Officials in Steamboat offer ways to help keep black bears out of the news
July 8, 2013
Steamboat Springs — The black bears in Steamboat Springs continue to be the subjects of some very unusual stories.
First they were breaking into, and getting stuck inside, Subarus.
Then, they got caught sneaking into houses.
Now, could they really be stealing wallets and phones?
The Steamboat Springs Police Department hasn’t been able to confirm the latest accusation, but officers on Sunday afternoon did get a report from a transient man who said two bear cubs snagged the important items from his campsite in a wooded area south of downtown.
Police Sgt. Jeff Wilson said the man, who told police he temporarily was camping in the area while looking for work, likely was attracting bears by leaving food out.
The incident comes as authorities here prepare for what historically has been the height of bear activity in the city.
Yearlings have learned bad Dumpster-diving behavior from the sows.
Cubs are cut loose from their mothers.
And there are many things residents and visitors can do to safely co-exist with the bears and keep them out of the news, and trouble.
First, not every bear deserves to be ratted out to the authorities via a 911 call.
"If it’s just a bear walking down the street, there is no need to call," Wilson said.
But he said bears that are getting into trash, drawing a large crowd or posing some sort of threat should be reported.
Non-emergent reports can be made by calling Routt County Communications at 970-879-1090.
In August 2012, Wilson said police and Colorado Parks and Wildlife officers were responding to about six bear calls per day.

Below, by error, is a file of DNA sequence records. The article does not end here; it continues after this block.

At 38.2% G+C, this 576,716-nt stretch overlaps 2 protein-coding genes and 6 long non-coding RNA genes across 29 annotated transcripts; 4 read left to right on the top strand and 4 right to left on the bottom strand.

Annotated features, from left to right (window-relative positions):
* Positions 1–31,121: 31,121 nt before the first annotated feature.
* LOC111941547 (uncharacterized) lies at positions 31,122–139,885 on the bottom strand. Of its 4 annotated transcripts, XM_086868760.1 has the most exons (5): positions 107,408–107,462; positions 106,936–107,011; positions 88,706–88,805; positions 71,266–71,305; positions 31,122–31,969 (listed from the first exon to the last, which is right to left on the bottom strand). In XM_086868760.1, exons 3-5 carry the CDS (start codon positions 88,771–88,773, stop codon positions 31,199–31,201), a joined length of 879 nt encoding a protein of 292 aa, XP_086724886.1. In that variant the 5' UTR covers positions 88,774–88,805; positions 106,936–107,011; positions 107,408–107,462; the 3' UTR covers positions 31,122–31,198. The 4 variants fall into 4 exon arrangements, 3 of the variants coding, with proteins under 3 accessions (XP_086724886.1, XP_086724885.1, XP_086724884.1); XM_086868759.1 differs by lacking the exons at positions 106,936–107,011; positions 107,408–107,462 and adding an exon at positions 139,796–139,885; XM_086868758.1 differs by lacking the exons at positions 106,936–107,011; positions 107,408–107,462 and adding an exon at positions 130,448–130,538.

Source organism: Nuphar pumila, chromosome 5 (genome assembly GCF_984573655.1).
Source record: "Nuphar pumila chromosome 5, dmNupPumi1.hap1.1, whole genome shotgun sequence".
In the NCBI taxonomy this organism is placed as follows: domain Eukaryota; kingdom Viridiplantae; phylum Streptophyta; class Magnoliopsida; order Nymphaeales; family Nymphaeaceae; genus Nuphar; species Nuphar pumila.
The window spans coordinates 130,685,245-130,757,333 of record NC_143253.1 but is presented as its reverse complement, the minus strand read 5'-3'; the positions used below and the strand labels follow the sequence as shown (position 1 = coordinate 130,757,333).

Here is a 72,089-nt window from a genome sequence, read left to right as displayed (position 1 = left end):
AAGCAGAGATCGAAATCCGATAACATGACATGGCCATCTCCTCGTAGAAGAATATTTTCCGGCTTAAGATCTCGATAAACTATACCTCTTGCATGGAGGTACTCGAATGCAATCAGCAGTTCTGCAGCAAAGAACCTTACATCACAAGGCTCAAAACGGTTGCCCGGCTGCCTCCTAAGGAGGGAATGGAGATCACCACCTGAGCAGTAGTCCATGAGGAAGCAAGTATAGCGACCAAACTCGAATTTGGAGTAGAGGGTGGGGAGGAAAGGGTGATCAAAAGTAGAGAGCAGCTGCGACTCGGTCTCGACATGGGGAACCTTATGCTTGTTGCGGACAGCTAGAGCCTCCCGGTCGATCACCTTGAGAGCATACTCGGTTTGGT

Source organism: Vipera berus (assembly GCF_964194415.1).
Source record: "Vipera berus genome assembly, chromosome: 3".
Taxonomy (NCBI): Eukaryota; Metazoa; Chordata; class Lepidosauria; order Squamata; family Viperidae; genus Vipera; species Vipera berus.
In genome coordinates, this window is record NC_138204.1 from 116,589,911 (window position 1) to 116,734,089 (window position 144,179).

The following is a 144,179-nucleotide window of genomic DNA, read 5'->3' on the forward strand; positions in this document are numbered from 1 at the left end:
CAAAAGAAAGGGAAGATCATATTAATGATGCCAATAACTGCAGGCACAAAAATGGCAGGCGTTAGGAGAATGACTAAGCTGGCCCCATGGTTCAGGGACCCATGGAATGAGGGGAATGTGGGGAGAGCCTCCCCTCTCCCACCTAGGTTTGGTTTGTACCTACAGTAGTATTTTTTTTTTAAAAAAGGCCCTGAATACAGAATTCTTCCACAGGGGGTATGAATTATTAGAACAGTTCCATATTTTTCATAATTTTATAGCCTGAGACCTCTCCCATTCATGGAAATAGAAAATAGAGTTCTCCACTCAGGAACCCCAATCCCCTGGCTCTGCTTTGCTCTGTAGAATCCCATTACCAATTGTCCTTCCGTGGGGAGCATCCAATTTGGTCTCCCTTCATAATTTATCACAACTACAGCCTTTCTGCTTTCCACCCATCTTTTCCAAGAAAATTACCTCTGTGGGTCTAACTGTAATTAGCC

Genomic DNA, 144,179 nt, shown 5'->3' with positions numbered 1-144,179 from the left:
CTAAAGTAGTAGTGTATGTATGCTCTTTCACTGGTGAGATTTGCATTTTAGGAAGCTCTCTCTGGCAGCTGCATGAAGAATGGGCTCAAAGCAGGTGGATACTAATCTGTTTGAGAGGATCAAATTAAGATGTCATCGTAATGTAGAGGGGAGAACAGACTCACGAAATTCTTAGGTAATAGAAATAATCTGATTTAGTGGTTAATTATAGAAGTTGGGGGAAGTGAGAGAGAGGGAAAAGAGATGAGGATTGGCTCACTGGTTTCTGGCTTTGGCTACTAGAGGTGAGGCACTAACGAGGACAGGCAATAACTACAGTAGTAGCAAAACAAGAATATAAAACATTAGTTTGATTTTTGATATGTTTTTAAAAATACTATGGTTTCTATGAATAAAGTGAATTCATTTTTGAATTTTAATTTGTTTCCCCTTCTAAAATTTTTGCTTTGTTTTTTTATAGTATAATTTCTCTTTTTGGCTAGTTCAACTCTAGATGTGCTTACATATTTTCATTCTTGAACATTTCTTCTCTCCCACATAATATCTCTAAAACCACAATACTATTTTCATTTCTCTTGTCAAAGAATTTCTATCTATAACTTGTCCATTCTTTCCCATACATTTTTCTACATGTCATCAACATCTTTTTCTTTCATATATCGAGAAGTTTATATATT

The agencies responded to seven during the weekend.
Pictures captured late last week of a crowd getting dangerously close to a pair of moose on Mount Werner Circle also has wildlife officials stressing that people need to keep a safe distance from wildlife, including black bears.
Some of the bear calls fielded by law enforcement this summer came from people who saw others getting too close to bears for a close-up photo.
It doesn’t help that today’s cellphones and iPads still don’t have much in the way of telephoto capabilities.
"People are trying to get that once-in-a-lifetime snapshot of Steamboat but not realizing the danger of it," Wilson said.
People who don’t find themselves in photo range of the wildlife also can do their part.
Precautions include ensuring trash and food is properly stored, barbecue grills are regularly cleaned and ground level windows and screen doors are shut.
"The biggest thing is to remind people black bears are wild animals," Wilson said.
To reach Scott Franz, call 970-871-4210 or email scottfranz@SteamboatToday.com